Regardless of who needs information and for what purpose, information is only good if it is made available when needed. That said, not all consultants conducting structural evaluations need to be certified drone operators. A qualified drone operator can perform a survey with detailed instructions from an engineer, saving time and expense.
Aerial shot of client site, a south Florida condominium complex, by drone
Innovative Image Management System
As explained before, still images have the unique advantage of being easy to index. Innovative image management systems automatically catalog drone data as illustrated in the example below. Figure 3 shows a sample site located on the intercoastal waters in South Florida.

The site was imaged with a drone on two consecutive days. Figures 4 and 5 show the locations of the drone flights.

At each of the locations, a drone was flown to various heights, and at each height, a panorama was captured. A drone is always oriented towards the structure to lock in the exposure of the camera. This avoids wash-out or darkening of the subject. To access a panorama at a specific height, one clicks on any blue tag and selects the height from the pop-up table (Figure 5a).
Two side-by-side photos of client site by drone with blue markers indicating locations where images were acquiredPhotos by drone of client site with one full of markers at locations of acquired images and other a photo at selected marker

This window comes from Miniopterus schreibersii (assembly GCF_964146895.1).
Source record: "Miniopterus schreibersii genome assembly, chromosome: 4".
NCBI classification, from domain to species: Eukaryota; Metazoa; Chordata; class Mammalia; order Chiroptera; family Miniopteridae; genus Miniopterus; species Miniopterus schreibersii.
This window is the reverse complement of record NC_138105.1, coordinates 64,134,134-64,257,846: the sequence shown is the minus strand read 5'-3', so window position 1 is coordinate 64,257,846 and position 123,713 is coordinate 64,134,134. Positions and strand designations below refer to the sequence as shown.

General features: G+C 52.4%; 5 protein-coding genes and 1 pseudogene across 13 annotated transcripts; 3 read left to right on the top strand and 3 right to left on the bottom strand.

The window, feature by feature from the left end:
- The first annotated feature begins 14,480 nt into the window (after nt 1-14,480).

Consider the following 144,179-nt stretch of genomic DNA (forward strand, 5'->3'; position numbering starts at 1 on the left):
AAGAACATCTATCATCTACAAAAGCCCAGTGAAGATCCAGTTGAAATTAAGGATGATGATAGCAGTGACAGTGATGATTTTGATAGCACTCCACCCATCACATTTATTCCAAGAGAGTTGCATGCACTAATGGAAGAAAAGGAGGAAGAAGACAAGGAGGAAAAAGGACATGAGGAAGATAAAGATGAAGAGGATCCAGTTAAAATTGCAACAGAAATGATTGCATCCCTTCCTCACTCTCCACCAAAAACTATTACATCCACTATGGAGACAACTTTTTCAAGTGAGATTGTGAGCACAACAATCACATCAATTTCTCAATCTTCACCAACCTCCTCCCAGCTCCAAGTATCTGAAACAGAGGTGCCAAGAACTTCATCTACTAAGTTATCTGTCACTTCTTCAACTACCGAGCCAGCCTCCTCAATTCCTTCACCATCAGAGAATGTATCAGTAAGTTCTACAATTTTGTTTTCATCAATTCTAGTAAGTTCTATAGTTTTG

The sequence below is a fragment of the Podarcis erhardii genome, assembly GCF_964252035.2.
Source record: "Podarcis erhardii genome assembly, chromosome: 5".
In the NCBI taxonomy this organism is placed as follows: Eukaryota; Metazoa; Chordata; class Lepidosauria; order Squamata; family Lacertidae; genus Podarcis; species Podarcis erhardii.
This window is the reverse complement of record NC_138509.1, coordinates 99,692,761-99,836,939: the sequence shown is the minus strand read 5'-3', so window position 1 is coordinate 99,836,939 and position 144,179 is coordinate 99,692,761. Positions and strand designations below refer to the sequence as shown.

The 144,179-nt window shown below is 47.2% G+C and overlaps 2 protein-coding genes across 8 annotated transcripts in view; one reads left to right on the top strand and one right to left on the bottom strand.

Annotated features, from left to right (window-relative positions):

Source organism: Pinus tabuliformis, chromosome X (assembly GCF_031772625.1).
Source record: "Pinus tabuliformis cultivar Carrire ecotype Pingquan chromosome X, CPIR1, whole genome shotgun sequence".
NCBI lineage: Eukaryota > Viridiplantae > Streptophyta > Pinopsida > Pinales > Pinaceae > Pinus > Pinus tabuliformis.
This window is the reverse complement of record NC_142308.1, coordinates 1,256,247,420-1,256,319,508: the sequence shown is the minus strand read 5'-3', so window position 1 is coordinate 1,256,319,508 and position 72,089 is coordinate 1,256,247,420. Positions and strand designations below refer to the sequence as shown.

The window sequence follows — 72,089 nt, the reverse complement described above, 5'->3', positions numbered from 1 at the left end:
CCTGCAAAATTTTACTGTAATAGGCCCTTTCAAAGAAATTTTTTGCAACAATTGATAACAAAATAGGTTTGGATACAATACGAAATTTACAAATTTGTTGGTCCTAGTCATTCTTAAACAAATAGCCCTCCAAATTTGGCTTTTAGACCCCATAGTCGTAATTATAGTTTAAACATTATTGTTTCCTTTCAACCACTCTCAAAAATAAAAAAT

This opens a panorama at the chosen height in an adjacent window (Figure 5 b). After clicking to load the panorama, the user is free to move around, 360 degrees. This allows the user to examine a point of interest in the structure or in the surrounding area. A user can also zoom in or view the structure in full screen. At this point, the user has the choice of capturing the screen or checking the hot spot checkbox at the bottom of the window, which displays hot spots as red circles. These red circles are pointers to the actual drone images stored in the cloud.

Clicking on any of the hot spots activates a pop-up window asking the user to either view the actual image in a new window or download a high-resolution image to their device (Figure 6).
Screenshot of client’s building in Catalogger image management software with message to click to view a panorama
Another Application for Image Management Systems
As seen above, the image management system makes use of panoramas, allowing users to navigate through the image database and access only images of interest. Any other imaging source capable of producing 360-degree panoramas can also benefit from this system.

For example, there are instances where a drone cannot be used. Confined spaces such as attics, parking garages, and crawl spaces can be inspected using a 360-degree camera. The following example utilizes a device with 25 built-in cameras capable of instantaneously generating extremely high-resolution panoramas. Although this device can capture GPS data, GPS information in confined spaces is not always available. In such cases, an image of an existing plan of the area is sufficient to visually display image management system data points and the panoramas themselves. And since the panoramas are high resolution, any view of a panorama can be saved as a high-resolution screen capture.

Figure 7 shows the underside of an elevated swimming pool slab which was accessible only through a small opening in the surrounding walls. The imaging device was mounted on a tripod and the entire underside of the slab was mapped in only 11 panoramas in 30 minutes!
Photos of elevated swim pool slab including graphic with markers at locations of survey images and a photo from under slab
Major Benefits of an Image Management System
Future Implications